Residential real estate activity increased modestly in most Districts. Boston, Cleveland, Richmond, Atlanta, Kansas City, and Dallas reported growth in home sales, while New York noted steady to slightly softer home sales. Philadelphia reported strong residential real estate activity. In contrast, home sales declined in St. Louis and San Francisco noted that home demand persisted at low levels. Contacts' outlooks on home sales growth were mostly optimistic. Contacts in Boston, Philadelphia, Atlanta, and Dallas expect home sales to rise further. Home prices declined or held steady in many areas. Cleveland and Atlanta reported little movement in house prices, while contacts in Boston, New York, Philadelphia, Richmond, Chicago, and Kansas City reported some declines. Single-family residential construction was weak in Chicago and declined in St. Louis; Cleveland noted that the year-end uptick seen in construction has abated somewhat, and Minneapolis noted increased single-family building permits. In contrast, Boston, Atlanta, Chicago, Minneapolis, Dallas, and San Francisco reported increased multifamily construction activity.Let's look at the charts, all of which are from Calculated Risk. Let's start with the new home market, which is the smaller of the two.
New home sales are at very low levels. However, notice they have clearly bottomed out. In addition, they've bottomed at historically low levels, as shown by the following, longer term chart:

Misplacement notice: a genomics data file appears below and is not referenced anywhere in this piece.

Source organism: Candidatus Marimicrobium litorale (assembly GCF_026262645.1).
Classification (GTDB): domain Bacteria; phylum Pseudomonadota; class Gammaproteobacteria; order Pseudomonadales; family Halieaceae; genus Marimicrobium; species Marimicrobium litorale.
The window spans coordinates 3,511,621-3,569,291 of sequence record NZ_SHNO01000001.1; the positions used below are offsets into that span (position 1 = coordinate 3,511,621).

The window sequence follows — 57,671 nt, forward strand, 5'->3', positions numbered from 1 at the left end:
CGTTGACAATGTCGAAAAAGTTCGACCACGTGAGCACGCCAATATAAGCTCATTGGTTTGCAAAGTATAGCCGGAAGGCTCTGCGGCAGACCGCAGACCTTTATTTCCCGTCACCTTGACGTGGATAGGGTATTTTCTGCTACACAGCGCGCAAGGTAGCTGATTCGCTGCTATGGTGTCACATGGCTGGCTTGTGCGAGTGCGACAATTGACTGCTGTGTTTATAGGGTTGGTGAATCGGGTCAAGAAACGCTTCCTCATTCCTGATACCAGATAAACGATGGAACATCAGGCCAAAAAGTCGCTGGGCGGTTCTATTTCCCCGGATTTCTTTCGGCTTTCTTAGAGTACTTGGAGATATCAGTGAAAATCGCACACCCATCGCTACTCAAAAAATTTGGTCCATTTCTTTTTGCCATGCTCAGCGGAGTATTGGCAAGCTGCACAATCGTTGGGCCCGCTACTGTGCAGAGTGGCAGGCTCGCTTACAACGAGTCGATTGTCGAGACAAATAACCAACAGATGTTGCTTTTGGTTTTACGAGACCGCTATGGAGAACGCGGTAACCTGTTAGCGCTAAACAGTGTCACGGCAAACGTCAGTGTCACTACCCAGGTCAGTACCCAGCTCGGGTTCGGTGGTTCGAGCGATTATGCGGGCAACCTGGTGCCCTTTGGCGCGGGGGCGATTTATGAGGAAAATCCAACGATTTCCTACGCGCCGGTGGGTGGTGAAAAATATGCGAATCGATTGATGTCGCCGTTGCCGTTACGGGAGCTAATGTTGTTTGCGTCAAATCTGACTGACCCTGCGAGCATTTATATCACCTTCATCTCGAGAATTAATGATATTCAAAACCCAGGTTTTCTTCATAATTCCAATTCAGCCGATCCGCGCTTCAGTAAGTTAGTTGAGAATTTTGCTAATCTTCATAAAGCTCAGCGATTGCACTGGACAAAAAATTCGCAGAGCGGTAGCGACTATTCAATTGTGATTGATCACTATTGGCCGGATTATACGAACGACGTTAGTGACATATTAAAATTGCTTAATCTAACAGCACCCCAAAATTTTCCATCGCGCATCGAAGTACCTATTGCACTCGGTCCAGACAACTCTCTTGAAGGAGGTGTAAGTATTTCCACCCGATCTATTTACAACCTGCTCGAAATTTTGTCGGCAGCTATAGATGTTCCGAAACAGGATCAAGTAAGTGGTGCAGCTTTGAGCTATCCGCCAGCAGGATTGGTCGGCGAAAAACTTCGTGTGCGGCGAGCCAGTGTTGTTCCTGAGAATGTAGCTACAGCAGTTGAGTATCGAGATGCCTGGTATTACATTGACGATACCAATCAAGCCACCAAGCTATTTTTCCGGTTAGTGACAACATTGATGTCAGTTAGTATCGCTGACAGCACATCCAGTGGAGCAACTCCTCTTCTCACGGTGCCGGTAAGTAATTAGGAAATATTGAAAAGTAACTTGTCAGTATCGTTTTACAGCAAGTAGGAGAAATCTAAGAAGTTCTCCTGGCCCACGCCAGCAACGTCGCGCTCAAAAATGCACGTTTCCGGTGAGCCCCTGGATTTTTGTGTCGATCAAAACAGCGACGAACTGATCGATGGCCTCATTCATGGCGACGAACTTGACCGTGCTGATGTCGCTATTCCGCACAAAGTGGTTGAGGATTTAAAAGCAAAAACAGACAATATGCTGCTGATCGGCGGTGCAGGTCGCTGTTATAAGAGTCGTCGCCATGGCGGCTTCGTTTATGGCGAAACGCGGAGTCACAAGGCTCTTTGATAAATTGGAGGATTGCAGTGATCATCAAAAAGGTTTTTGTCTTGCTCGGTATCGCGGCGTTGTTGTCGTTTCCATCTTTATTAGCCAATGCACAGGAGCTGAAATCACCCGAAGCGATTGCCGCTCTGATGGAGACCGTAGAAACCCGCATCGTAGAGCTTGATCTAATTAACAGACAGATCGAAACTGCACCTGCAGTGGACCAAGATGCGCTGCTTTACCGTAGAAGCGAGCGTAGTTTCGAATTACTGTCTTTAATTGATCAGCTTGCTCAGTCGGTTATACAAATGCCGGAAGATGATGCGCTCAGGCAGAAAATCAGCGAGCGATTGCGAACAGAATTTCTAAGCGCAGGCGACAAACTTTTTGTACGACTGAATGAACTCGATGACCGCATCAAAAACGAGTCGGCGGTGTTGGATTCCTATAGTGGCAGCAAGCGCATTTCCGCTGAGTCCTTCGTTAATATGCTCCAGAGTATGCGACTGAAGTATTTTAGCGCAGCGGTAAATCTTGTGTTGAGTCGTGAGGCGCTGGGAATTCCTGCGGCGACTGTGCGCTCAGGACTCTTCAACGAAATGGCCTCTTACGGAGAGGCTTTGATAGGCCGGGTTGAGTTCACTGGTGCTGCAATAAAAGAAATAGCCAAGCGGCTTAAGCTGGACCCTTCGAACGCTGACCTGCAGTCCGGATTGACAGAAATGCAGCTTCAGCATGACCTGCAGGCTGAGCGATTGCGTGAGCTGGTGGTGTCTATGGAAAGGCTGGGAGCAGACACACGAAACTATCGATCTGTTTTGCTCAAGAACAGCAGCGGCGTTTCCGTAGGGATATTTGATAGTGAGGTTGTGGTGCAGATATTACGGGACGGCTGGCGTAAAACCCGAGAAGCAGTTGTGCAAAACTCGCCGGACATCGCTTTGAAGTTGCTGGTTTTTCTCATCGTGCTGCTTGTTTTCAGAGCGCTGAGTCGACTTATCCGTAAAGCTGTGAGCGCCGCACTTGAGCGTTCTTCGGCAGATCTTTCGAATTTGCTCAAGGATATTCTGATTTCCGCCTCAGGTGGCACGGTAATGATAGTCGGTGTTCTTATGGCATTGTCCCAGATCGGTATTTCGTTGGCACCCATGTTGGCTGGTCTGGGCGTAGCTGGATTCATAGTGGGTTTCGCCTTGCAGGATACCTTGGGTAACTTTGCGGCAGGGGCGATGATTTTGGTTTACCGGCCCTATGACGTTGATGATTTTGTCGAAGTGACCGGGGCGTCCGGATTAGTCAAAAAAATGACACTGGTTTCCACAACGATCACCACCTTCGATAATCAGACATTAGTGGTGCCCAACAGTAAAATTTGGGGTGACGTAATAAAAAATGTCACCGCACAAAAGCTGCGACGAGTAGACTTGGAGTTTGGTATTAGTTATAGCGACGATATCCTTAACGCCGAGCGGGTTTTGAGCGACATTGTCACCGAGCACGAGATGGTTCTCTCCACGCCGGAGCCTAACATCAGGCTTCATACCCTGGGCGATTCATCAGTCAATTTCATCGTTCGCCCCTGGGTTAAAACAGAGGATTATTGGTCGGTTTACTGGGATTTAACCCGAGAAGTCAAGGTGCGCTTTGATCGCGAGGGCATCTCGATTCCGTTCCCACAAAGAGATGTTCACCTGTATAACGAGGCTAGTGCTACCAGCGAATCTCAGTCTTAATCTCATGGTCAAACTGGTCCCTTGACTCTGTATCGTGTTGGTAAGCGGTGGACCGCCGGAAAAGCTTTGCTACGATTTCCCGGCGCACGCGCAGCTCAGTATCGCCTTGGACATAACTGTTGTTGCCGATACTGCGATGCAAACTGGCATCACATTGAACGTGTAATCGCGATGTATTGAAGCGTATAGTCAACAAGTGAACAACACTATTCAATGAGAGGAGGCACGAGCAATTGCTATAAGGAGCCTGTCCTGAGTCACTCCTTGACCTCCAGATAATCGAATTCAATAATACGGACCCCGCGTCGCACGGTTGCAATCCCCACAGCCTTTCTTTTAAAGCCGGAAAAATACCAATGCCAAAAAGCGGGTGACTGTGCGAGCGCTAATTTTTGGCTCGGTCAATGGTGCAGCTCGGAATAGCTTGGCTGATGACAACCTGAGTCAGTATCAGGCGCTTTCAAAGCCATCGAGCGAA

In short, there is no place to go from here but up. However, when that will be is a mystery.
The months of supply shows that current supply is at a historically appropriate level.
Let's turn to the existing home market.
Existing home sales -- which were very distorted by the home buyer tax credit -- have actually been remarkably steady over the last year or so. More importantly, sales are in an upswing, although that's actually a relative term. I wouldn't call the chart encouraging just yet, but it's certainly not discouraging.
The inventory of total homes is now getting hack in line with historical levels in absolute numbers. However,
inventory is still high from the "months of available supply" perspective.
The above statistics indicate the housing market is far closer to equilibrium than before. The new home market is actually looking pretty good, while the existing home market has a bit of room to move before we see a bottom.
Now, let's turn to prices:
Boy -- this is a great graph from CR. Real house prices less CPI (without its housing component). This shows that prices are in a downward track still. However, they area approaching far more normal levels.
The new home market has bottomed and is waiting for a rebound. The existing home market is looking OK, but not great. And, both markets are are at far better overall inventory levels. Home prices (adjusted for inflation) show we still have a ways to go on prices.